Good deeds from a moon lit sky
It was a beautiful summer evening with a smell of jasmine in the air. Fireflies lit up the darkness, but it was the moon that was putting on a show. The moon was full in all of its glory resting just above the calm waters below it. It’s light reflecting off the water brought a shine to everything that was mesmerising.
My three year old nephew nestled beside me in my chair and asked, “uncle why does the moon shine?”, and the room seemed to go quiet as if to await my response. I explained that the moon shines because its surface reflects light from the sun. I explained that despite the fact that the moon sometimes seems to shine very brightly, it reflects only between 3 and 12 percent of the sunlight that hits it. My nephew looked up at the moon, and my explanation seemed to confuse him. He said, “how can the sun make the moon shine if there is no sun? I don’t see the sun”.
I attempted to explain that if you don’t see the sun, it doesn’t mean that it’s not there. That the perceived brightness of the moon from Earth depends on where the moon is in its orbit around our planet. The moon travels once around the Earth every 29.5 days, I said, and during its journey, it's lit from varying angles by the sun.
At this point my sister intervened and said, “maybe you can provide an easier explanation to a three year old, no?”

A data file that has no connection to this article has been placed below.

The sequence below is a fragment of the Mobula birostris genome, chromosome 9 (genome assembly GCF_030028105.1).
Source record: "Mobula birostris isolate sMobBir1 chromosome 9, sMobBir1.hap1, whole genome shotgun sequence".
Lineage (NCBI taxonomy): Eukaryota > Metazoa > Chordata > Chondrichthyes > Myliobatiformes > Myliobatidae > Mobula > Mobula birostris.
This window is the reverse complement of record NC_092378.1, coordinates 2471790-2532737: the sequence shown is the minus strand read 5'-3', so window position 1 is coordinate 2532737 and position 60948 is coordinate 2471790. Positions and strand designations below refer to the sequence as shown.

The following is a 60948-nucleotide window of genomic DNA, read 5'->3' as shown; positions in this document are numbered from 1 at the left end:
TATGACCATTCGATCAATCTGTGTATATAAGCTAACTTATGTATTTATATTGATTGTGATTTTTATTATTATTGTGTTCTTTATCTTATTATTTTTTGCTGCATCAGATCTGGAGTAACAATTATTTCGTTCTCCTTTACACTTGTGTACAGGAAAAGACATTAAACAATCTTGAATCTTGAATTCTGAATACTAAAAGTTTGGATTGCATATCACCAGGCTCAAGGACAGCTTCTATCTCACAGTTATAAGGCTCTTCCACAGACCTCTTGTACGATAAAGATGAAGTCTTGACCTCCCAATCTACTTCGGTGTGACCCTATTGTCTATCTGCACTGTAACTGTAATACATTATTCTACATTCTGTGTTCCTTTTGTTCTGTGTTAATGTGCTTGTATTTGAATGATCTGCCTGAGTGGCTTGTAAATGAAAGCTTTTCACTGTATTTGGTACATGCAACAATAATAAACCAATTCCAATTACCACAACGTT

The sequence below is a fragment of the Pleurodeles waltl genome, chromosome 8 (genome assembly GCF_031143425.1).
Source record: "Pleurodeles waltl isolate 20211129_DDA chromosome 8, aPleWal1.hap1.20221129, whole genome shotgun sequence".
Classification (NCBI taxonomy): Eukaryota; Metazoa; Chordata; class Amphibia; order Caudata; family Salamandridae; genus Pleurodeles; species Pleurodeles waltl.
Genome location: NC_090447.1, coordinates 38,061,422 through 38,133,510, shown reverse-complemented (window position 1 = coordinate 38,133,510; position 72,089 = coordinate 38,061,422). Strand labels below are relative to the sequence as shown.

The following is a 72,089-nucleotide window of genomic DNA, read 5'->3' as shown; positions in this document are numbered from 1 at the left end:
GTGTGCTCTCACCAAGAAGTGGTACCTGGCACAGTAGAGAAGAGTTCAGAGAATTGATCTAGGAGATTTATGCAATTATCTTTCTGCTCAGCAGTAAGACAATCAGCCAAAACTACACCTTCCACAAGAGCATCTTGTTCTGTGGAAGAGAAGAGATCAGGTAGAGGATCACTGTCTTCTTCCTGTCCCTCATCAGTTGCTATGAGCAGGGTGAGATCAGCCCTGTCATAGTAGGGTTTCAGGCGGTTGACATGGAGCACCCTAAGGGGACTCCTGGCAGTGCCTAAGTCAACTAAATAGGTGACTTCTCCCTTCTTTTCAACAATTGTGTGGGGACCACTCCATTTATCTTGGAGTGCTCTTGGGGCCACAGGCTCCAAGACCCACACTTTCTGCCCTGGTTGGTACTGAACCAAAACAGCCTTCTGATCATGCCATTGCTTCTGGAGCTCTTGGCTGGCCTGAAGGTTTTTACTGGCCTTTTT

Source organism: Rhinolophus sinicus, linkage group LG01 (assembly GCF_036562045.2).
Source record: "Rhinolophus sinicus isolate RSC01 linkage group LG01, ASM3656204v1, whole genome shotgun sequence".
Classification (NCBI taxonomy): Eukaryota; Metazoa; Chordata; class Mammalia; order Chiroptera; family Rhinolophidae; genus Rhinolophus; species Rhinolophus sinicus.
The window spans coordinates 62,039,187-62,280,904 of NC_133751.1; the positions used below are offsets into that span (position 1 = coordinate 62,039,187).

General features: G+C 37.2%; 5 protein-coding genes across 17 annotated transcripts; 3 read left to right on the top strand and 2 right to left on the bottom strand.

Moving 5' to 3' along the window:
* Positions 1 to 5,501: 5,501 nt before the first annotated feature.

So, I tried a different tactic using the salt and pepper shakers on the table as props. I said, “you see the moon moves around the Earth, and simultaneously the Earth orbit’s the sun, and this is what accounts for the moon's different phases, full moon, quarter moon, etc.”
My nephew responded by asking me what role the Swiss cheese on the moon plays in all this. Confused, I asked my nephew if someone had told him that the moon is made of cheese, and he said, “yes”, and pointed to his mother.
Dumbfounded, I looked at his mother and said, “Swiss cheese, really?“. She quickly rebuked me and said her explanation was better than mine, and after all, she reminded me again, we’re only talking to a three year old. But, she had already given her child some other interesting narratives: Santa Claus, the Tooth Fairy, the Easter Bunny, etc. Television had also given the poor boy Barney, the purple talking Dinosaur, the Teletubbies, and for me the moon made of Swiss cheese was a step too far.
In the middle of all this, she asked her son if he wanted some Swiss cheese that came straight from the moon, and he said, “yes”. She offered me some stellar Swiss cheese as well. As she put the Swiss cheese on the table, she repeated the assertion again that this edible delight comes directly from the moon. Her son then asked her, “how does the Swiss cheese come from the moon mommy?” She said confidently, “the space shuttle, duh”.
I thought to myself if we are going down this route, why don’t we just tell the boy that the cheese from the moon comes from inter-stellar cows who bring it to Earth on spaceships twice a week. And, these inter-stellar cows are really friendly, and they leave Swiss cheese in the refrigerators of all good boys and girls when they’re sleeping. With this kind of prep, I thought, what would become of this boy when he went to school?